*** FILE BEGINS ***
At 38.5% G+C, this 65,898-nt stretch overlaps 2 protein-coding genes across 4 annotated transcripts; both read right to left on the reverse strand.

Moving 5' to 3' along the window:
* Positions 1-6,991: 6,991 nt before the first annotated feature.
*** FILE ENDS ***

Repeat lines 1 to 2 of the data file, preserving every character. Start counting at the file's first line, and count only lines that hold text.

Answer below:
At 38.5% G+C, this 65,898-nt stretch overlaps 2 protein-coding genes across 4 annotated transcripts; both read right to left on the reverse strand.

Moving 5' to 3' along the window: